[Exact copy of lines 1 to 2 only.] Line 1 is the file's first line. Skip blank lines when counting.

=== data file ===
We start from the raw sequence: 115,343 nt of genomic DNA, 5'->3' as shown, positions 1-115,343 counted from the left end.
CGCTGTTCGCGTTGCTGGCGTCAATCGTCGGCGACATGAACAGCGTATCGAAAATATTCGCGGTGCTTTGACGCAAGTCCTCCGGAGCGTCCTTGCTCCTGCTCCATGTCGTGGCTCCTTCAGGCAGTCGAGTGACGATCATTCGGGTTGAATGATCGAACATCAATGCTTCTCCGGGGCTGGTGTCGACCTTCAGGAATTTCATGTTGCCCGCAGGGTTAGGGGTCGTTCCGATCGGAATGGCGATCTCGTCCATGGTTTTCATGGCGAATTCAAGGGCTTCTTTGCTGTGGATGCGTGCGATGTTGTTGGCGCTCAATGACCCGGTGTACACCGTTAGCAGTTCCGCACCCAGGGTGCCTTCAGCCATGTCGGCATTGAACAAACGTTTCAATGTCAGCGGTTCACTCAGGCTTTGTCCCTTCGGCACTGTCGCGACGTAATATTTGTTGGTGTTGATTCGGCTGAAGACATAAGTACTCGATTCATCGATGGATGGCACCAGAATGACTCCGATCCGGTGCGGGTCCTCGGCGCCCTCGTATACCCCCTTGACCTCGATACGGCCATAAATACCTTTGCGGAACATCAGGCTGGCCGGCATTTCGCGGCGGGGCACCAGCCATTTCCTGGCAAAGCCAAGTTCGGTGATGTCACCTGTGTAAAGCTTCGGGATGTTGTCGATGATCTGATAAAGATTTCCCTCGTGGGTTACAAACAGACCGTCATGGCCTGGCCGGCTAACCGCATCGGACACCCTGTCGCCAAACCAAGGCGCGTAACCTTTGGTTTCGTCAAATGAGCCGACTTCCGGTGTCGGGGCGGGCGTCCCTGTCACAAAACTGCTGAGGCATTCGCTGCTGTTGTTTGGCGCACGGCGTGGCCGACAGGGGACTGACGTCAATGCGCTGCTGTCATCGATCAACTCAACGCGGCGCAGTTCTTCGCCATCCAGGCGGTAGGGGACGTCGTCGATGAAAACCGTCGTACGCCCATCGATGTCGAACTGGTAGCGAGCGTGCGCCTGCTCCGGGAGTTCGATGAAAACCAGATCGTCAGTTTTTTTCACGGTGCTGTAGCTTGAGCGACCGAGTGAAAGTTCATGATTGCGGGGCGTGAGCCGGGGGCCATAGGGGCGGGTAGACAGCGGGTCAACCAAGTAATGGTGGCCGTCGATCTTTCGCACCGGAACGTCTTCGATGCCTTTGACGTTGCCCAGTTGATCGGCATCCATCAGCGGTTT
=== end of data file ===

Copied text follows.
We start from the raw sequence: 115,343 nt of genomic DNA, 5'->3' as shown, positions 1-115,343 counted from the left end.
CGCTGTTCGCGTTGCTGGCGTCAATCGTCGGCGACATGAACAGCGTATCGAAAATATTCGCGGTGCTTTGACGCAAGTCCTCCGGAGCGTCCTTGCTCCTGCTCCATGTCGTGGCTCCTTCAGGCAGTCGAGTGACGATCATTCGGGTTGAATGATCGAACATCAATGCTTCTCCGGGGCTGGTGTCGACCTTCAGGAATTTCATGTTGCCCGCAGGGTTAGGGGTCGTTCCGATCGGAATGGCGATCTCGTCCATGGTTTTCATGGCGAATTCAAGGGCTTCTTTGCTGTGGATGCGTGCGATGTTGTTGGCGCTCAATGACCCGGTGTACACCGTTAGCAGTTCCGCACCCAGGGTGCCTTCAGCCATGTCGGCATTGAACAAACGTTTCAATGTCAGCGGTTCACTCAGGCTTTGTCCCTTCGGCACTGTCGCGACGTAATATTTGTTGGTGTTGATTCGGCTGAAGACATAAGTACTCGATTCATCGATGGATGGCACCAGAATGACTCCGATCCGGTGCGGGTCCTCGGCGCCCTCGTATACCCCCTTGACCTCGATACGGCCATAAATACCTTTGCGGAACATCAGGCTGGCCGGCATTTCGCGGCGGGGCACCAGCCATTTCCTGGCAAAGCCAAGTTCGGTGATGTCACCTGTGTAAAGCTTCGGGATGTTGTCGATGATCTGATAAAGATTTCCCTCGTGGGTTACAAACAGACCGTCATGGCCTGGCCGGCTAACCGCATCGGACACCCTGTCGCCAAACCAAGGCGCGTAACCTTTGGTTTCGTCAAATGAGCCGACTTCCGGTGTCGGGGCGGGCGTCCCTGTCACAAAACTGCTGAGGCATTCGCTGCTGTTGTTTGGCGCACGGCGTGGCCGACAGGGGACTGACGTCAATGCGCTGCTGTCATCGATCAACTCAACGCGGCGCAGTTCTTCGCCATCCAGGCGGTAGGGGACGTCGTCGATGAAAACCGTCGTACGCCCATCGATGTCGAACTGGTAGCGAGCGTGCGCCTGCTCCGGGAGTTCGATGAAAACCAGATCGTCAGTTTTTTTCACGGTGCTGTAGCTTGAGCGACCGAGTGAAAGTTCATGATTGCGGGGCGTGAGCCGGGGGCCATAGGGGCGGGTAGACAGCGGGTCAACCAAGTAATGGTGGCCGTCGATCTTTCGCACCGGAACGTCTTCGATGCCTTTGACGTTGCCCAGTTGATCGGCATCCATCAGCGGTTT